Beating Covid: It took me days to know I had Coronavirus

Dr Paul Kasigaire (PhD). PHOTO/COURTESY

What you need to know:

  • In  our final series on  ‘Beating Covid’, we trace victims who caught the virus and overcame it.
  • Formerly a principal health tutor at Uganda Institute of Allied Health & Management Sciences-Mulago, Dr Paul Kasigaire (PhD), 47, says he’s lucky to be alive after ‘‘falling seriously ill with Covid-19’. He tells David Vosh Ajuna his story.

“I first felt that something was improper in my body on May 27 as we were returning to Kampala from Masaka City where we had gone for the burial of my friend and staff-mate, health tutor Hussein Ssesanga. Within a short time, I had started feeling tremendous muscle pain that even a drop of water on my body would produce excruciating pain. Thinking that it was usual muscle pain, I opted for massage services at a hotel in Kampala.

Days later, I had to travel to Uganda Civil Service College (UCSC), Jinja City, for official duties. While there, I felt abnormally exhausted by the time I slept at a guest house on May 30. I still thought it was fatigue occasioned by bracing hectic to and fro journeys from Kampala to Gulu, around mid-western Uganda districts, Masaka and then Jinja. Even as that weekend climaxed, it never crossed my mind that I was a potential Covid-19 victim.

On May 31 (Monday), everything changed. The pains in my legs intensified. Still not finely tuned to reality, I thought it was a trapped nerve and instead took Paracetamol. The pain in my chest then increased. I felt like I was being compressed with slabs of concrete. Around the same time, I developed chest congestion, weight loss, stabbing back pain, scathing belly pain, genital pain and joint pains. In another self-medication gamble, I took several antibiotic drugs. Constant pain further subjected me to applying Diclofenac jelly.

Feeling depleted of energy, by June 3, I prematurely left Jinja. I was offered a lift by a colleague, Mr Mark Kalanzi, who dropped me off at Bwaise, Kampala. Heading home in Mulago, I jumped onto a boda boda. When I arrived at my residence, as I was going upstairs, I started experiencing blurred vision. I soldiered on, opened the door and suddenly fell down, luckily landing onto a brief case I had carried along during my Jinja trip. Towards 8:40pm, I was freezing-cold and shivering. At one point, I had four hot water bottles on the sofa-set and two blankets, but I could not get warm.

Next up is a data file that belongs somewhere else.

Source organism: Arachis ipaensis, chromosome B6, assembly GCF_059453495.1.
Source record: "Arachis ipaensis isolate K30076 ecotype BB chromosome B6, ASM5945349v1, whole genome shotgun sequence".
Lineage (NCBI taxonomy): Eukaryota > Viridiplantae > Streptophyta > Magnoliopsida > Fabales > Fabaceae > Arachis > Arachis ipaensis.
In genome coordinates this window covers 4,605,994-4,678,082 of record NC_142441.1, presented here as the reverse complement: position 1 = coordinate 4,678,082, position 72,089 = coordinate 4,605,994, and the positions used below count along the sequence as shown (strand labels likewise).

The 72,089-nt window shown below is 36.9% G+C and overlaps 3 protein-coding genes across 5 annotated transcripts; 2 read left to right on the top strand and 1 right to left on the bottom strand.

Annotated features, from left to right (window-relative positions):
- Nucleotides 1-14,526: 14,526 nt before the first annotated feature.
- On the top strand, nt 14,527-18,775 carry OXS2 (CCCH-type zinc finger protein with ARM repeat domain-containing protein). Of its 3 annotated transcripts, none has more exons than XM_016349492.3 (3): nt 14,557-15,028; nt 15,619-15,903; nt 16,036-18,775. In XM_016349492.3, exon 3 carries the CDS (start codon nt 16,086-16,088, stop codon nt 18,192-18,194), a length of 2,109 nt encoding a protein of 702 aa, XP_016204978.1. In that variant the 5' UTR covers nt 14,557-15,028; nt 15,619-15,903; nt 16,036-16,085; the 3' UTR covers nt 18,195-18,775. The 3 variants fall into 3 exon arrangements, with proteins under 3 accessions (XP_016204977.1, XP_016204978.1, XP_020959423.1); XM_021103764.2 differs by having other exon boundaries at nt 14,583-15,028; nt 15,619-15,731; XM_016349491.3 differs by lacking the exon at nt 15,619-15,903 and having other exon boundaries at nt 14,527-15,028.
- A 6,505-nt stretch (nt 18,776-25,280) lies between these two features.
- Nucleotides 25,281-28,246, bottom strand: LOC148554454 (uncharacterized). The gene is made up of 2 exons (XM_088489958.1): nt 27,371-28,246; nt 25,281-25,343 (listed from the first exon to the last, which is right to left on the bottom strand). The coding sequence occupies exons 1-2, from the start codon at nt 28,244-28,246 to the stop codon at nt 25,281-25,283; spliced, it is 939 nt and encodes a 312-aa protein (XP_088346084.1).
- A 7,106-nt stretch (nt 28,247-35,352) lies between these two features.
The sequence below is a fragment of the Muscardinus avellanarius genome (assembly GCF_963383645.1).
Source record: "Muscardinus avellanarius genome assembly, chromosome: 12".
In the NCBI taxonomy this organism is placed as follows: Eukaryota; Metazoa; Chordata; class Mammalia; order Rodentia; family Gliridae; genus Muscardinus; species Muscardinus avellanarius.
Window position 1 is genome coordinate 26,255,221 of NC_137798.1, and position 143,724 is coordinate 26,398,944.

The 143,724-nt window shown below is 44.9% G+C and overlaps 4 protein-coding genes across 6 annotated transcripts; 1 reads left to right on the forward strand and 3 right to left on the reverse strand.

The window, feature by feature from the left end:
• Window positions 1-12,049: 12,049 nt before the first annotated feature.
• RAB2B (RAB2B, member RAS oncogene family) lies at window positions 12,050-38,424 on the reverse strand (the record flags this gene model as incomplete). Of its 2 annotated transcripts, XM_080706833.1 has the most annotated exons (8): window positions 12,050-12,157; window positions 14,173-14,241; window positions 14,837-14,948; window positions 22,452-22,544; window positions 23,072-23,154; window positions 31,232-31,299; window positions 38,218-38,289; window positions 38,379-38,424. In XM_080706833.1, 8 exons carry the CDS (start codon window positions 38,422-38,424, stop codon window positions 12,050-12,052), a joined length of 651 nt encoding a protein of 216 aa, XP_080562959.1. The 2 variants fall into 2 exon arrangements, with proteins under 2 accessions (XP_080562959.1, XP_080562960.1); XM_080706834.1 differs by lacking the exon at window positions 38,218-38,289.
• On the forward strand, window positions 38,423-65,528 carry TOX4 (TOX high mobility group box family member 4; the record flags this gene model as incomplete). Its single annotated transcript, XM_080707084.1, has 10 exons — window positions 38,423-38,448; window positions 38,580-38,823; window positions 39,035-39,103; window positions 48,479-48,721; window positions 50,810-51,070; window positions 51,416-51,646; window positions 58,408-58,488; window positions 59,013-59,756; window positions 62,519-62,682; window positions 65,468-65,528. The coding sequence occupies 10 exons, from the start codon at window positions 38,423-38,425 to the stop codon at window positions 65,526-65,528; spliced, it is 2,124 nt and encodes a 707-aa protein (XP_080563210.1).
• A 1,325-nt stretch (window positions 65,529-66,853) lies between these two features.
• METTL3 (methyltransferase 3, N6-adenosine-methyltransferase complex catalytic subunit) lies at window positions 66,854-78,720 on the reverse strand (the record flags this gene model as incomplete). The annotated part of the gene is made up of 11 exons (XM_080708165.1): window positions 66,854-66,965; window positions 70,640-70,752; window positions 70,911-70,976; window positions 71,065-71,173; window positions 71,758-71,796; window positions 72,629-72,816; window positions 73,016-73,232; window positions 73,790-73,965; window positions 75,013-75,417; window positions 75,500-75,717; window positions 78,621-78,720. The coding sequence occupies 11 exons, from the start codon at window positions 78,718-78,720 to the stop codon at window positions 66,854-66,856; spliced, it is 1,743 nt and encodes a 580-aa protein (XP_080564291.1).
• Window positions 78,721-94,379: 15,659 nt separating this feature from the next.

Seeking help
Then the fever set in. I rested a bit and when I regained some energy, it put me out of denial and I started to believe that I had fallen sick and needed urgent medical attention. Prior to that, I would cough but it wasn’t persistent like the case with most Covid-19 victims. However, my cough would intensify whenever I tried to speak on the phone. On that very day at around 10pm, I sought medical aid at UIAHMS clinic.

UIAHMS’ nurse Maria Arinaitwe rendered me first aid upon establishing that my blood pressure had escalated amid low blood sugar levels and a soaring temperature. My oxygen circulation had significantly dwindled. A combination of the above signs and symptoms prompted my immediate referral to the emergency unit of Mulago National Referral Hospital.

The institute principal’s driver, Mr Yunus Bright, drove me together with the nurse to the hospital. The nurse sufficiently explained my plight to guide medics on duty. Medics at the facility reasonably managed and controlled my blood pressure and diabetes.

“I have to swab you for Covid-19,” one medic said.
He then stuck the swab stick, so far down the back of my throat that I was retching, and then just as I was recovering, he said: “Now I have to do it up your nostrils.” That was followed by a raft of blood tests.

I felt pummeled. All I could think was “What the hell’s going on?” I felt like passing out. I remember a female doctor coming over and telling me: “Your results have come back - you’ve got Covid-19 and you’ll have to be on oxygen, and taken to Namboole treatment centre.’’

As hours went by, I got splitting headaches as I was also deprived of appetite and my sense of taste.
I was vomiting and absolutely wringing wet with sweat and then my breathing got more difficult.

I am diabetic and my harrowing experience really worried me, but I chose to remain optimistic with Willbroad Mugarura by my bedside. Another student and guild-health minister at UIAHMS Enoch Mukisa also gave me company while at Mulago Hospital.

Mr Mugarura had used my phone to inform my Kabale-based wife, Ms Emily Mbabazi, brothers and friends whilst he watched me closely. Seeing the look of helplessness on his face was one of the hardest things as he couldn’t come closer because he was still drenched in fear and the after-impacts of taking a Covid-19 jab.

Taken to Namboole